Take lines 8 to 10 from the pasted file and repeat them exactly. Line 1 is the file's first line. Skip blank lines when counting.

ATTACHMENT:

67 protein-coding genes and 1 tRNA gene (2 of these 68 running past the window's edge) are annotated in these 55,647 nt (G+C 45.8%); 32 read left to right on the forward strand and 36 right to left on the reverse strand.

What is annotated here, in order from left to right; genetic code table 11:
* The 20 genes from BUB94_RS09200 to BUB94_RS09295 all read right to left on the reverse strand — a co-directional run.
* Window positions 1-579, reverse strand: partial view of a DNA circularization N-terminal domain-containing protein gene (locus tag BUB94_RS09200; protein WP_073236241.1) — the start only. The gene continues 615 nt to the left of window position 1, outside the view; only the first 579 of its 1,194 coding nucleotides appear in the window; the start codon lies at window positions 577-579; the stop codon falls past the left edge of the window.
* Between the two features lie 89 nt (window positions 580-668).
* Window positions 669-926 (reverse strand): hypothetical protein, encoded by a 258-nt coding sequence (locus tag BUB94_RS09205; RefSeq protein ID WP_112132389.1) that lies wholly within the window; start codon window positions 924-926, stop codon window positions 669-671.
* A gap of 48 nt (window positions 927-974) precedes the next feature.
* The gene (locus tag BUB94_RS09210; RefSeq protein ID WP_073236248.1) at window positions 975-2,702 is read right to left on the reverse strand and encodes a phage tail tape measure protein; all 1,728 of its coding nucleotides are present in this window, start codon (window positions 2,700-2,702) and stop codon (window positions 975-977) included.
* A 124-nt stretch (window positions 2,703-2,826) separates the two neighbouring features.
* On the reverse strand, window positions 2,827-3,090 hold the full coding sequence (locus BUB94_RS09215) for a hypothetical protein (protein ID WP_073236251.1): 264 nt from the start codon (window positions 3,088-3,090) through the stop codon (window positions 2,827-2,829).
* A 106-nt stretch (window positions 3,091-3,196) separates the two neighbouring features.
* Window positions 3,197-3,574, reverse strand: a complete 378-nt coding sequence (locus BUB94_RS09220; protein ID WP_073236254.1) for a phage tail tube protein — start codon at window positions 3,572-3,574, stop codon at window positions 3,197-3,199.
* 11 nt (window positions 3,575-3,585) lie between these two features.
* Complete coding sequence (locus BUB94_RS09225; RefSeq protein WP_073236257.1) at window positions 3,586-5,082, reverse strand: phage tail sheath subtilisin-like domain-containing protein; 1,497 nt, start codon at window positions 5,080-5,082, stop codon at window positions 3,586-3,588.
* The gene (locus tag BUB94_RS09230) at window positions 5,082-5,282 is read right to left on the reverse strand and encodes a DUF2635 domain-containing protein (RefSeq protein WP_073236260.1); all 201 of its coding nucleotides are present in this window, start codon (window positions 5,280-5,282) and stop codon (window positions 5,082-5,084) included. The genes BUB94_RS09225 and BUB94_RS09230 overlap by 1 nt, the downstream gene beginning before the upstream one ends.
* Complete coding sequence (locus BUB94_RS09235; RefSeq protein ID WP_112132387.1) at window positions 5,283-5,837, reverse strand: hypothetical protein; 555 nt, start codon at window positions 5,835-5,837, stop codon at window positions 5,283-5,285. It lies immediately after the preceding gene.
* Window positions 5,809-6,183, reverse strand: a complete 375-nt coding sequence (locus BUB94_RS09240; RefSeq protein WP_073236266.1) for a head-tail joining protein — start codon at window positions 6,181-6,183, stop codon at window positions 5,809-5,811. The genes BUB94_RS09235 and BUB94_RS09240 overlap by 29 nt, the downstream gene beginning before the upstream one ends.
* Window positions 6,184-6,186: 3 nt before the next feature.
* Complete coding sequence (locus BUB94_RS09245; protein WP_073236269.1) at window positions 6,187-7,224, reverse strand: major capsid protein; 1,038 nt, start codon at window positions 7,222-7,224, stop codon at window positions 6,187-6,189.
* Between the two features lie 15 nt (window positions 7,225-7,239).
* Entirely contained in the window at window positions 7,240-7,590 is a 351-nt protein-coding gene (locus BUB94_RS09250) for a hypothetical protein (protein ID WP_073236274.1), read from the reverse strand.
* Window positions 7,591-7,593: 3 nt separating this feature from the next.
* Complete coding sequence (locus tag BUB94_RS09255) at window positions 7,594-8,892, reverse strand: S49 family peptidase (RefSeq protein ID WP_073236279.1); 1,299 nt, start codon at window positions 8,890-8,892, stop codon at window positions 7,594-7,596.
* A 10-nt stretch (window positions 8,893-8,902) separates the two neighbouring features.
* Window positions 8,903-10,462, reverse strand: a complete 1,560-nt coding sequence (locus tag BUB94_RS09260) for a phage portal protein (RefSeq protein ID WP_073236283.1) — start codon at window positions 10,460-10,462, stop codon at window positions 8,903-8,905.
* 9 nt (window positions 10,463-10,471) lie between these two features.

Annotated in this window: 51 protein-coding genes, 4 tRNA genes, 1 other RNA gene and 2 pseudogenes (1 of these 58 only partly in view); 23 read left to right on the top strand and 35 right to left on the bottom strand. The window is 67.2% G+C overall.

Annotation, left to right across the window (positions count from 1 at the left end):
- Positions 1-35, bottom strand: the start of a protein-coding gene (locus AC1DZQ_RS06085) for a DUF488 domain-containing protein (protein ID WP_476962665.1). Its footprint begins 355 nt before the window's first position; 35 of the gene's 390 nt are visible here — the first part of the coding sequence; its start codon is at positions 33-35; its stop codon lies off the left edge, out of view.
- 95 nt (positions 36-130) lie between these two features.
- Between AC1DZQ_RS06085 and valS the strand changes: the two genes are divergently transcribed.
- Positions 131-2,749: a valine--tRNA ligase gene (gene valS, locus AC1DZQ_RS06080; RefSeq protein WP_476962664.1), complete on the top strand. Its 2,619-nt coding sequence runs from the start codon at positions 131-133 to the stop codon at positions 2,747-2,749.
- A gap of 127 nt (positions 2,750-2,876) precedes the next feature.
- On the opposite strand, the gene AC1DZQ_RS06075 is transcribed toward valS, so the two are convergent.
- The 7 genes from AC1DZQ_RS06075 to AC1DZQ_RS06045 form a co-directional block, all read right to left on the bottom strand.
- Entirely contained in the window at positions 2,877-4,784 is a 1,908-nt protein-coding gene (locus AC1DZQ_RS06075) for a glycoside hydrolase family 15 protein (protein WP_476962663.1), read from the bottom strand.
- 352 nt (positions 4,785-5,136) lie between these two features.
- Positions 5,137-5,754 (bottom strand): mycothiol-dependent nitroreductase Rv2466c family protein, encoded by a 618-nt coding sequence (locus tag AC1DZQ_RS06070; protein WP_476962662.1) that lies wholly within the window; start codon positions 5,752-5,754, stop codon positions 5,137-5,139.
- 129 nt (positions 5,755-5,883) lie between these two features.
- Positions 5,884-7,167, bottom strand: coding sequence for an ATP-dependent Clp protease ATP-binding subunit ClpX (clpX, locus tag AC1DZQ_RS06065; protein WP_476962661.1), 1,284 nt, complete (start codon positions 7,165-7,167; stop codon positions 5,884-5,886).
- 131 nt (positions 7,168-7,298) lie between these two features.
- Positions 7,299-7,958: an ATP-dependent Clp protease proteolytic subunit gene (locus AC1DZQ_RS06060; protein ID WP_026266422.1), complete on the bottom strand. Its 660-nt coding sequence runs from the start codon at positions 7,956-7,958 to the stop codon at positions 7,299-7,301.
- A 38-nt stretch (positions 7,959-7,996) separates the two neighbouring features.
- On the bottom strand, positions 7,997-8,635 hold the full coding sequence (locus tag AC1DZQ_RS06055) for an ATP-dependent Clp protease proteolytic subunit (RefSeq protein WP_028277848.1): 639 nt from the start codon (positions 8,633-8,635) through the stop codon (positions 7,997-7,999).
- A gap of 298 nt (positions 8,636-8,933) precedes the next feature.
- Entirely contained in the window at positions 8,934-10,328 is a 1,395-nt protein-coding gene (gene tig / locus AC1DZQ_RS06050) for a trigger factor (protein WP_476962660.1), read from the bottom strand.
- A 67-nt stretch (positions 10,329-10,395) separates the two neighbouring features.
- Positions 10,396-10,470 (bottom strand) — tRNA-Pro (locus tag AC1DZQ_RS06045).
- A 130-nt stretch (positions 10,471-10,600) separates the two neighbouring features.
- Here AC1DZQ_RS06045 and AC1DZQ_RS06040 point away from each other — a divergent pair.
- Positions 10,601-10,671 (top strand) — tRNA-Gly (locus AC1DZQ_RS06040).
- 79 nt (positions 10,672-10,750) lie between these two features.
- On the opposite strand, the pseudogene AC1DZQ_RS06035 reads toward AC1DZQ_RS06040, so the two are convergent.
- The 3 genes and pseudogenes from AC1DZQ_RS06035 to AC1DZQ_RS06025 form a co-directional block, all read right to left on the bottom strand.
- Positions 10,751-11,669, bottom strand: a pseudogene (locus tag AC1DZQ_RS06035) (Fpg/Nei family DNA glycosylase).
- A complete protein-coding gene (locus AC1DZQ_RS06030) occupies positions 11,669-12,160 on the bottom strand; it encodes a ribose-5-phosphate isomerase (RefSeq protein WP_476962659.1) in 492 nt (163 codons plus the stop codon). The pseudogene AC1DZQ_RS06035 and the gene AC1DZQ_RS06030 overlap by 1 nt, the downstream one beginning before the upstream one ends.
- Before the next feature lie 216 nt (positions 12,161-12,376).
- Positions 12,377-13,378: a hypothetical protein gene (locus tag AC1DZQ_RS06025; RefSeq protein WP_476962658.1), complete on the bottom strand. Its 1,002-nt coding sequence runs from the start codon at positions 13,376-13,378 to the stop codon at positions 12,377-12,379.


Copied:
* The gene (locus tag BUB94_RS09210; RefSeq protein ID WP_073236248.1) at window positions 975-2,702 is read right to left on the reverse strand and encodes a phage tail tape measure protein; all 1,728 of its coding nucleotides are present in this window, start codon (window positions 2,700-2,702) and stop codon (window positions 975-977) included.
* A 124-nt stretch (window positions 2,703-2,826) separates the two neighbouring features.
* On the reverse strand, window positions 2,827-3,090 hold the full coding sequence (locus BUB94_RS09215) for a hypothetical protein (protein ID WP_073236251.1): 264 nt from the start codon (window positions 3,088-3,090) through the stop codon (window positions 2,827-2,829).